Laura Evans

Laura Evans was one of five Suffragettes to be admitted to Dundee Prison on 20th October 1909. Alongside Adela Pankhurst, Maud Joachim, Catherine Agnew or Corbett and Helen Russell or Archdale, she disturbed a meeting led by Winston Churchill in Dundee and was convicted of breach of the peace. She made the protest against the Government's refusal to enfranchise women who paid their rates and taxes. The women were sentenced to a fine of £2 or 10 days' imprisonment; they all refused to pay a fine, in line with Women’s Social and Political Union (WSPU) policy and went to jail.

All five immediately went on hunger strike. The first forcible feedings had taken place in England in September, as newspapers reported, to 'checkmate' hunger strikes and people waited to see what the Scottish authorities would do. A telegram sent on 21st October from the Under Secretary from Scotland said 'Dundee prisoners should unless medically certified unfit be fed under medical supervision if and when necessary.' A prison medical officer determined that Catherine and Helen, who were older, were not suitable for force feeding and Adela was mentally 'peculiar' and fragile .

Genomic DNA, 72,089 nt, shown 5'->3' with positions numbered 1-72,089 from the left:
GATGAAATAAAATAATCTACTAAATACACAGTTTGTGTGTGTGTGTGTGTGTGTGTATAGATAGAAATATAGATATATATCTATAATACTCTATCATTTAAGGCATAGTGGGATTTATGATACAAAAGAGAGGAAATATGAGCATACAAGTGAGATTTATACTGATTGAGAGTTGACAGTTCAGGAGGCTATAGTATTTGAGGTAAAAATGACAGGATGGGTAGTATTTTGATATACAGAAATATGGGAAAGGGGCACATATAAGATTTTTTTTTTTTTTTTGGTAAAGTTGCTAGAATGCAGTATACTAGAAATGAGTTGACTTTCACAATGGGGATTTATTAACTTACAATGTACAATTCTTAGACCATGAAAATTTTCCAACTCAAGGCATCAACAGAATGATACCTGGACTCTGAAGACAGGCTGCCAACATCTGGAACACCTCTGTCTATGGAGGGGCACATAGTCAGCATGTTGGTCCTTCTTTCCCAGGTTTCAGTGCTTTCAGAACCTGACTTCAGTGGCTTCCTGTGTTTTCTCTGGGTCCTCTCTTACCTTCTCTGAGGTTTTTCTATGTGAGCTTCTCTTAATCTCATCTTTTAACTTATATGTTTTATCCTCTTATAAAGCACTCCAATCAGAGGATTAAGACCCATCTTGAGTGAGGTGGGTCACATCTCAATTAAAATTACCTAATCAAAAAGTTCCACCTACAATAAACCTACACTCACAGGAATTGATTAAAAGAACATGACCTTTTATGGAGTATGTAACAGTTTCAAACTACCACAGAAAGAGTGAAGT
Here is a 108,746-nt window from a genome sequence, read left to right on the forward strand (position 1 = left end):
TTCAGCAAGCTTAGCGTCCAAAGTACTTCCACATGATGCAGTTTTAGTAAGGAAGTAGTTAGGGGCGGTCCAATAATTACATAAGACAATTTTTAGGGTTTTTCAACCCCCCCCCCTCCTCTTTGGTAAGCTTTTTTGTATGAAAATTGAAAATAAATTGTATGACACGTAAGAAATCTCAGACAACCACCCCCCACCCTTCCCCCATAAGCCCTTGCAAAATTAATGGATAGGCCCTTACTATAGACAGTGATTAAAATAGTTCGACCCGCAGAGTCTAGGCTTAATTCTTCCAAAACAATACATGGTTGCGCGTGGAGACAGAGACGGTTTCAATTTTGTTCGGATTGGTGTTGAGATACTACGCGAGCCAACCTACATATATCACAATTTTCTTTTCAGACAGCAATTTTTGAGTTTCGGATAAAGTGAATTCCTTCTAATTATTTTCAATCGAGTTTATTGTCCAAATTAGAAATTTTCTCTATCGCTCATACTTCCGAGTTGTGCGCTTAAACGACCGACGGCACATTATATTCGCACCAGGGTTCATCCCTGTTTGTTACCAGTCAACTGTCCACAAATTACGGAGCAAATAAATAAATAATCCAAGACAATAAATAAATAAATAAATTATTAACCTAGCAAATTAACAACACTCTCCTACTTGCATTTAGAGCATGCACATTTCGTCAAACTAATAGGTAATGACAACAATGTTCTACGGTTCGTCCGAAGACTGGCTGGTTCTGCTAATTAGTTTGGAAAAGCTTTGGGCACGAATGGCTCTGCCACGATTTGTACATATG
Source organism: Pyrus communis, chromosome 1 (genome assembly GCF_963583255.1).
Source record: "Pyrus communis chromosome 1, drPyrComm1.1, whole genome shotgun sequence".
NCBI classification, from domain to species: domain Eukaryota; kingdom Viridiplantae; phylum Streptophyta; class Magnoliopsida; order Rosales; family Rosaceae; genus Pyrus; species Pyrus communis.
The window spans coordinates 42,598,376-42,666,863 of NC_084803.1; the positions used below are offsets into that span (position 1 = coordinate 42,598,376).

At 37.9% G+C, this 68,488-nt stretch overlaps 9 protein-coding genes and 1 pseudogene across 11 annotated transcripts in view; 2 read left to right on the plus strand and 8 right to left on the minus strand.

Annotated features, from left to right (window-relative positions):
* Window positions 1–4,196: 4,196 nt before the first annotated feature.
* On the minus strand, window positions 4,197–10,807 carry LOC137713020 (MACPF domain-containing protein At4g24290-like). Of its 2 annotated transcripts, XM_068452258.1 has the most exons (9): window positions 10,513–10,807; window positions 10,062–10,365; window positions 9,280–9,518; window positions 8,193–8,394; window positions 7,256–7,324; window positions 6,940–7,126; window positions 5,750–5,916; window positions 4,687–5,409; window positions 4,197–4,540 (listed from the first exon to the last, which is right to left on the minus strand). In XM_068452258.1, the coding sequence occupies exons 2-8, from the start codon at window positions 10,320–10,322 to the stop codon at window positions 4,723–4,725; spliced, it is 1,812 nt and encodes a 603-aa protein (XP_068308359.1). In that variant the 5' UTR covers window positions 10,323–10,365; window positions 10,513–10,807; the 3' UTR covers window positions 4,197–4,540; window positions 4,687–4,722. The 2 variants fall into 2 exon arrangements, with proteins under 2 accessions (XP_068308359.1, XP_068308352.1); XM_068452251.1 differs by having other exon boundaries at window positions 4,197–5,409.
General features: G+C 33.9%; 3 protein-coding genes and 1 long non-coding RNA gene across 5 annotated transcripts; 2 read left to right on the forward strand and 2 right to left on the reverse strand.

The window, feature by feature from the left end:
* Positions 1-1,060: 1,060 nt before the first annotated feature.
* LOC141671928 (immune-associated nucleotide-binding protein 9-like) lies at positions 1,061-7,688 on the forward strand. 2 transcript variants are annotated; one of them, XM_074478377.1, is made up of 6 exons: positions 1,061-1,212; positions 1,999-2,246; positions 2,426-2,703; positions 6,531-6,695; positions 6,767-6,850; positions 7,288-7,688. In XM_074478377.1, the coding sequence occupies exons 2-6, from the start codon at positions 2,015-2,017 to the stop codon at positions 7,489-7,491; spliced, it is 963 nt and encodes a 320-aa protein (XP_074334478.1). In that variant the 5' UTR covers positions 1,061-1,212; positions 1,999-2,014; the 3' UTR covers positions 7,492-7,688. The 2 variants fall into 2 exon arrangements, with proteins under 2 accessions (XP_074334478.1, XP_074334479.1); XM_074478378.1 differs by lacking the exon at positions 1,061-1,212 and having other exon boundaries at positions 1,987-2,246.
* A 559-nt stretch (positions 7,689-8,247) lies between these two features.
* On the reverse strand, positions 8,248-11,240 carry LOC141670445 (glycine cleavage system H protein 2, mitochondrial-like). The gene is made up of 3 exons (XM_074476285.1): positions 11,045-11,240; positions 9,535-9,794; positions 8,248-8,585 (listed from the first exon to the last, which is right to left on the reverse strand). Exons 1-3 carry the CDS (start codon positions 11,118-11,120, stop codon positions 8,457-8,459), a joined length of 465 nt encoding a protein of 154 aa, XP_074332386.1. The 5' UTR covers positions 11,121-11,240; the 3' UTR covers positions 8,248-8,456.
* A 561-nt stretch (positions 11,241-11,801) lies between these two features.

On the 24th October, medical officers reported that all five women should be released, including 'Miss Evans, who has given no trouble or anxiety whatever and also looks very well' on the grounds that it [force feeding] 'would expose her to a mental strain of an unjustifiable nature.'

On release, she was reported to have waved 'a cheery farewell to the prison warders' from her cab but the report continued that the women were 'feeble to a degree [and] their cheery manner seemed artificial and forced'.

A reporter from the Dundee Courier spoke to Laura and Maud who 'were the brightest of the band'. Laura said 'thank you. I'm feeling quite well...we were very kindly treated by all the prison people. Everyone was very good to us...and they were very anxious we should take the food they brought to us. They coaxed us to have the food, but we stuck to our determination not to take it. We were in determination to hunger strike and we have managed it.'

Laura's case can be examined in a file held by National Records of Scotland.